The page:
The Crossness Pumping Station

A Cathedral on the Marsh

Crossness Pumping Station


Free Family Activity for Open Day visitors on April 30th 2017

Join us for this craft workshop and we will show you how to create one of the scariest masks from history. Find out who wore them and why. Then take your mask home to scare your friends and family!

There is no need to book and the activity is free for visitors attending the Open Day.

The activity is suitable for children aged 4 years + and children must be supervised by an adult at all times.


For visitors using their own transport full parking facilities are available at the site.

For all other visitors, a coach operated by Ebdons Tours is running a shuttle service from Abbey Wood to and from the site at approximately half hourly intervals starting at 10.30am.

Pick up point outside the Abbey Arms public house in Wilton Road next to Abbey Wood Railway Station

Total cost for adults including admission to the site and the return journey is £10. Cost for children £2.

The Crossness Pumping Station was built by Sir Joseph Bazalgette as part of Victorian London's urgently needed main sewerage system. It was officially opened by the Prince of Wales in April 1865.

The Beam Engine House is a Grade 1 Listed Industrial Building constructed in the Romanesque style and features some of the most spectacular ornamental Victorian cast ironwork to be found today. It also contains the four original pumping engines (although the cylinders were upgraded in 1901), which are possibly the largest remaining rotative beam engines in the world, with 52 ton flywheels and 47 ton beams. Although modern diesel engines were subsequently introduced, the old beam engines remained in service until work on a new sewerage treatment plant commenced in 1956. Following abandonment in the mid 1950's, the engine house and engines were systematically vandalised and left to decay, which greatly impeded the Trust's restoration/conservation programme.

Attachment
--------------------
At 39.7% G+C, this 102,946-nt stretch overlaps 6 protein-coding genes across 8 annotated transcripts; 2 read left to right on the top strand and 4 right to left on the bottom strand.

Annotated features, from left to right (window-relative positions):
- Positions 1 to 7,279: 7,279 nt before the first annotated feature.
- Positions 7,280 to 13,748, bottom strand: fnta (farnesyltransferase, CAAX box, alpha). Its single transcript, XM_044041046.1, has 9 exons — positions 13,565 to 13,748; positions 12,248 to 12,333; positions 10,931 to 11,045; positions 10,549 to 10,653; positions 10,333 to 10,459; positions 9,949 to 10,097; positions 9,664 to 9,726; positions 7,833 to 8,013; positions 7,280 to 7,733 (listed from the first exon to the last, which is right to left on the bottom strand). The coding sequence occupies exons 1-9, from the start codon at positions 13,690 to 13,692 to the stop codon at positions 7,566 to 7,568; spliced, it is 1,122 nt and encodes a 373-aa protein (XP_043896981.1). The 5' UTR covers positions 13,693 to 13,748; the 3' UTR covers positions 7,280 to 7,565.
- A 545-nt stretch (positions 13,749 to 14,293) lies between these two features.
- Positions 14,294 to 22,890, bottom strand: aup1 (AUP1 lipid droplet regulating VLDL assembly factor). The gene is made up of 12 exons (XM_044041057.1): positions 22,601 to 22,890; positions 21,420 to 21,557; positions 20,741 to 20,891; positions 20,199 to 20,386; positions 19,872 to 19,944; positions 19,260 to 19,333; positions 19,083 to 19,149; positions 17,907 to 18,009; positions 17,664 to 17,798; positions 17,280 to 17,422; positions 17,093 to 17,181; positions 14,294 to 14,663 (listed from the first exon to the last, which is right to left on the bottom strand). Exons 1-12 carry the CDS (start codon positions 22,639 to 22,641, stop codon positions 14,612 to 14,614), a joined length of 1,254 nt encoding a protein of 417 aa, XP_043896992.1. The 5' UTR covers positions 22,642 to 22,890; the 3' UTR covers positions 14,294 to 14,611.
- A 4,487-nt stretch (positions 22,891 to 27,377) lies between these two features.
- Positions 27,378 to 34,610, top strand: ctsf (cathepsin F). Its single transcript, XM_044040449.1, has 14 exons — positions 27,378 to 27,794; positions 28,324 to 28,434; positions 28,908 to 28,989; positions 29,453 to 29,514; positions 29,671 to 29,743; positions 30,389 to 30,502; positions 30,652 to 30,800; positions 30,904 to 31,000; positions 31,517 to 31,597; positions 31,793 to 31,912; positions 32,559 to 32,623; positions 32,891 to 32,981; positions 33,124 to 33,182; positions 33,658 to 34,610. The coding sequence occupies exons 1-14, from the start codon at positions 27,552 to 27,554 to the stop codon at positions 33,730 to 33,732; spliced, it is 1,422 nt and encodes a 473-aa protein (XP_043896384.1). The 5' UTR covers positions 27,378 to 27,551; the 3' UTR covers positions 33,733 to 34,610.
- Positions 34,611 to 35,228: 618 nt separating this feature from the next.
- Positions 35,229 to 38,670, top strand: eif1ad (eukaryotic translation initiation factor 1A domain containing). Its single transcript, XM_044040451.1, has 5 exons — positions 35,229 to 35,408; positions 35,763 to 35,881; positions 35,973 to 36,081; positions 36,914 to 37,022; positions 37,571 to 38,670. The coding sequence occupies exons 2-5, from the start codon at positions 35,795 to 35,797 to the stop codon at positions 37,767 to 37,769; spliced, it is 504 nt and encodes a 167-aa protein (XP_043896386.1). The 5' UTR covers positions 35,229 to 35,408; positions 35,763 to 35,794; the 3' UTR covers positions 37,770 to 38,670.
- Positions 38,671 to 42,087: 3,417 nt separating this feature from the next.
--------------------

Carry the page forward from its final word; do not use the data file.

The Crossness Engines Trust, a registered charity, was set up in 1987 to restore the installation which represents a unique part of Britain's industrial heritage and an outstanding example of Victorian engineering. A large part of the restoration work so far carried out has been done entirely by an unpaid volunteer workforce


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